It’ll take a while to index your photos and my guess is that this will vary depending on how much you’ve uploaded. I’ve about 2000 photos and it took 20 minutes to go live.

Metadata plus intelligence

It obviously uses metadata for searching, but it also uses recognition techniques. With “Bugatti” it scored 100%, probably as the pics are captioned and keyworded, but with “sheep” 6 of the 9 were right. Of course, one doesn’t know which images were missed.

One tip is to search for singular nouns, not plural ones. “Cars” only found 5 photos, while “car” found plenty more.

Searching for “women” worked pretty well too, even detecting photos of women which had no related keywords. Unfortunately it also picked up some long-haired guys and some bearded blokes in kilts! Adobe had better not launch it in Scotland, if they “ken” what’s good for them.

Here I tried a vague term “mountain” that probably isn’t anywhere in the metadata, and I’d say it did a reasonably-good job of finding matching images.

So it’s interesting technology, and pretty useful for a preview.

web_mountain

Panorama Merge and Spot Corrections

Lightroom 2015.5 is released with the usual round of support for new camera and lenses, tweaks and bug fixes – and a feature that I have wanted ever since Panorama Merge was added – correct handling of dust spot corrections.

This may not be sexy-looking like Boundary Warp, and it’s only described by Adobe as a bug fix, but it should have a big impact on the way we use the merge tool, and it is all about efficiency.

In short, from now correct your dust spots before you run the merge.

Do other adjustments when you want

You’ve always been able to adjust the source photos before or after you run Panorama Merge. Of course, you would generally make better decisions once you can see the full, merged image, but nothing stopped you making adjustments before running Panorama Merge. There was no impact on the merge process, and Lightroom would just use the “most selected” photo’s adjustments.

Dust spots are an exception though. Sadly, until now, Lightroom’s Panorama Merge would ignore any spot corrections when producing the merged picture. What made this particularly annoying was that sensor dust does tend to stick in the same spot (forgive the pun) in each source photo, and it would therefore make sense to clean up one photo, sync your corrections to the other frames, and then do the merging. But because Lightroom was ignoring those corrections, each dust spot would reappear in the merged image and would be repeated however many times that image area was used in the panorama. That’s no fun if you have to correct the same dust spot 13 or however many times it appears.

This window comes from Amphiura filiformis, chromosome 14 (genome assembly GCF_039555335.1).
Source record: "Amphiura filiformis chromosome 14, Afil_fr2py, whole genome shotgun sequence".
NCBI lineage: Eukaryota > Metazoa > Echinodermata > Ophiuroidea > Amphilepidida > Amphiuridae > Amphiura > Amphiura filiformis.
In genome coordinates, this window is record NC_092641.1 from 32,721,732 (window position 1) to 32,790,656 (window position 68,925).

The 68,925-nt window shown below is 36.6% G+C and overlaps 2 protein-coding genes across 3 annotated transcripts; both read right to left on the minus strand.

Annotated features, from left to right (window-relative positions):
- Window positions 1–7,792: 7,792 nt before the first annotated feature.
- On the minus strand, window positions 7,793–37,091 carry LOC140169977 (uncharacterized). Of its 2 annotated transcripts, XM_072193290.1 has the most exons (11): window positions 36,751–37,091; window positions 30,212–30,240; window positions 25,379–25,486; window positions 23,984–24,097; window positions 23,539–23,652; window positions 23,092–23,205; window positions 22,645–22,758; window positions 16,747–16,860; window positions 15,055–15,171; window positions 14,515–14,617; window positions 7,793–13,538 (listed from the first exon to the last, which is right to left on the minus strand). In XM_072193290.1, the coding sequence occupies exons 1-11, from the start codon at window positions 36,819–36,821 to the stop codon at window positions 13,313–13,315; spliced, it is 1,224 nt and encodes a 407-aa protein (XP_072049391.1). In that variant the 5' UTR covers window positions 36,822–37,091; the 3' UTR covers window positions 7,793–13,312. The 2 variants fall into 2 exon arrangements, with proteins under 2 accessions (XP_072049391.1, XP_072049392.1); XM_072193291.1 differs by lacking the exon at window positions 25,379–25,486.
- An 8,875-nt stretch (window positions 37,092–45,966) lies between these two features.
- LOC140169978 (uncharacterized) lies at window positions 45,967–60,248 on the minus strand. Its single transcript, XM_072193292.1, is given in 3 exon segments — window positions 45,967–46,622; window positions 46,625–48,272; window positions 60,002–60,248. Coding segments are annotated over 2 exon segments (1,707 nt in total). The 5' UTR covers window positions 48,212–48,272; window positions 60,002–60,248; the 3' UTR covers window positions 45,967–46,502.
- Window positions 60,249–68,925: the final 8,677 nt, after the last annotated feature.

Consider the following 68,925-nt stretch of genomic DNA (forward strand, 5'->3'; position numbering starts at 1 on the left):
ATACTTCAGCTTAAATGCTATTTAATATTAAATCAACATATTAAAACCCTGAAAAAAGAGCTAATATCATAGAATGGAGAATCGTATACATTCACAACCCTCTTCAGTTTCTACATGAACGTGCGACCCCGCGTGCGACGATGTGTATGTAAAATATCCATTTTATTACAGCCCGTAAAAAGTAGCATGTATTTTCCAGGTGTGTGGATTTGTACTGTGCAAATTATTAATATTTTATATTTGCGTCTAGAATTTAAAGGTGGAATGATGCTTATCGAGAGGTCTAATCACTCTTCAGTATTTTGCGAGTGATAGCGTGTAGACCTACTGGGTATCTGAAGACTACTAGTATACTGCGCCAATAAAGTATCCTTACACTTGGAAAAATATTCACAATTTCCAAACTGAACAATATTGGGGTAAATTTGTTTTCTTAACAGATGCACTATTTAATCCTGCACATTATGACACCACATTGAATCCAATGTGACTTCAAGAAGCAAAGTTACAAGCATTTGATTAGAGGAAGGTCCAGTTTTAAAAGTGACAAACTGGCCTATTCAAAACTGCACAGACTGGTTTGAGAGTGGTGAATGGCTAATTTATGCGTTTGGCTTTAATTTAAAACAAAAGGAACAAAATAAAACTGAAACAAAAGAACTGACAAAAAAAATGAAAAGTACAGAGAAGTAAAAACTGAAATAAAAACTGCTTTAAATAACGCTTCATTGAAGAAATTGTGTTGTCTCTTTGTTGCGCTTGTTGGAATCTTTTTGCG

Correct spots in Autosync mode before merging

And that’s why I like the change to Panorama Merge in 2015.5. It simply respects any spot corrections you have already made to each source photo.

So from now on the most efficient workflow is to correct one frame’s dust spots before merging, then Sync those corrections to the others – or use AutoSync mode if you want to be really efficient. Then Panorama Merge will bake those corrections into the merged image.

Frame by frame

One aspect that is especially welcome is that this process does work at the level of individual images. So spot corrections added to each source photo are applied to that photo’s pixels before the merge ever takes place.

This allows for the many occasions where you can’t simply sync spot corrections to every frame. In the example below I can happily use AutoSync to correct dust spots in the sea and the sky, correcting 11 frames each time I click. But with the building on the left, syncing spot corrections may produce funny results in that area. Alternatively, imagine if the sensor dust moved between shots, or if you wanted to clone out a bird or a plane that flew through the scene. So Panorama Merge allows you to correct each frame individually, if you need, and then merge the results.

Lightroom should be about efficiency as well as about image quality. The more sensor dust spots you have, and the more frames you merge, the more time you save. What’s not to like?

1 one element sticks out

Sensor dust spots will be very obvious in the sky and sea, but I might not want to sync spot corrections into the building. Lightroom is perfectly happy with this and handles each photo’s spot corrections individually before doing the merge.

 

Ten years ago today….

lr1logo

It’s exactly ten years since Lightroom first appeared. As is often my inclination, a scene from Monty Python  comes to my mind. It goes along the lines of OK, apart from helping us manage our photos more efficiently, adjust them better and faster, get prints up on the wall, output pictures to the web, get them off and onto our mobile devices, precisely what have the Romans ever done for us? But of course, that’s the short version of the scene!

Take a look at former Photoshop product manager John Nack’s reminiscences. It’s interesting to see him writing of his “antipathy” towards Apple :

We never looked back, and over the following years, I loved writing about LR kicking Aperture’s ass among pros.